Remarks by H.E. Mr. Denis G. Antoine, Vice

International Day of Commemoration in Memory of the Victims of the Holocaust
Memorial Ceremony, General Assembly Hall
28 January 2015
Remarks by H.E. Mr. Denis G. Antoine permanent representative of Grenada to the
United Nations and Vice-President of the sixty-ninth session of the United Nations
General Assembly, delivered on behalf of H.E. Mr. Sam Kahamba Kutesa, the
President of the General Assembly
H.E. Mr. Reuven Rivlin, President of the State of Israel,
Mr. Secretary-General,
Distinguished guests,
It is an honour for me to join you on this International Day of Commemoration in memory of
the victims of the Holocaust to deliver a statement on behalf of the President of the General
We are gathered here today to pay tribute to the millions of victims of one of the darkest
chapters in the history of humanity: the Holocaust. Most of us in this room have learned
about the Holocaust in history books. Yet, behind the historical accounts are countless
personal tragedies, broken lives, decimated families, parents and children torn apart.
On this International Day, we remember and honour the memory of these victims. As we hear
the poignant accounts of the survivors, we are called to reflect on the root causes of such
unspeakable atrocities.
We have a collective responsibility to draw the lessons of the Holocaust and pass them on to
the present and future generations. When the General Assembly proclaimed this International
Day in 2005, Member States reaffirmed that the Holocaust “will forever be a warning to all
people of the dangers of hatred, bigotry, racism and prejudice”.
In this regard, I commend the work of the Holocaust Outreach programme, which celebrates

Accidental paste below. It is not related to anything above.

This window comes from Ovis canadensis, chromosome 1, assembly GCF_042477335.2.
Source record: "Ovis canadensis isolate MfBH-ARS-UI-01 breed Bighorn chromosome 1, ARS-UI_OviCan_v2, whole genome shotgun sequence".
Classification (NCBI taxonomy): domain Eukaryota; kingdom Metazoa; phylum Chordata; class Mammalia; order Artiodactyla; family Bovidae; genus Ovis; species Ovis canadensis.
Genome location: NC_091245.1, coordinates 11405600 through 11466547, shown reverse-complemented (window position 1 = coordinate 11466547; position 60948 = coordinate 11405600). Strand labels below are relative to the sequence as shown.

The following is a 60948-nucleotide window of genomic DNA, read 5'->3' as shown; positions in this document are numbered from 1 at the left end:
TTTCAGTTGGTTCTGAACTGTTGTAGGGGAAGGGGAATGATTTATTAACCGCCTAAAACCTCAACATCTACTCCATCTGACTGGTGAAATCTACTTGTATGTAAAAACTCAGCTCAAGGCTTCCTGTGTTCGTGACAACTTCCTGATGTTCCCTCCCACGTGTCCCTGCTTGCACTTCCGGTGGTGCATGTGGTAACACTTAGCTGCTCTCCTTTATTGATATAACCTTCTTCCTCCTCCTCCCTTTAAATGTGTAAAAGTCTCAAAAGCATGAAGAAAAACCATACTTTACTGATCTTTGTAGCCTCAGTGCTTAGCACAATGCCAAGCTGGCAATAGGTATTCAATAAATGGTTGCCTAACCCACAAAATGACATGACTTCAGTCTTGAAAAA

this year its 10th anniversary. Through its global network of partners, the Programme has
contributed to raising awareness of the history of the Holocaust among younger generations.
Seventy years ago, as the world was coming to grips with the full magnitude of the horrors of
the Holocaust, the United Nations was founded to rid future generations from the scourge of
war. We have a duty to ensure that such a tragedy as the Holocaust never happens again. Yet,
as recent events have shown us, we must remain ever vigilant. In many corners of the world,
mistrust, intolerance and racism are fuelling violence and hatred and tearing communities
Last week, the General Assembly held a meeting to address concerns of a rise in anti-Semitic
violence worldwide. Member States strongly condemned anti-Semitism and all other forms of
intolerance and prejudice. We also heard calls for increased dialogue and understanding
among different cultures and religions.
To further exchange of views on this important matter, I will convene a High-level thematic
debate on Promoting Tolerance and Reconciliation in April. The meeting will provide an
opportunity to Member States and other stakeholders to discuss how we can enhance
dialogue and understanding and counter the threat of extremism and radicalization.
Distinguished guests,
As we honour today the life and legacy of the victims of the Holocaust, may the lessons of
the past; the dangers of indifference, the roots and ramifications of prejudice and the
importance of individual and collective responsibility guide our steps, to prevent such acts of
intolerance and hate from ever happening again.
I thank you for your attention.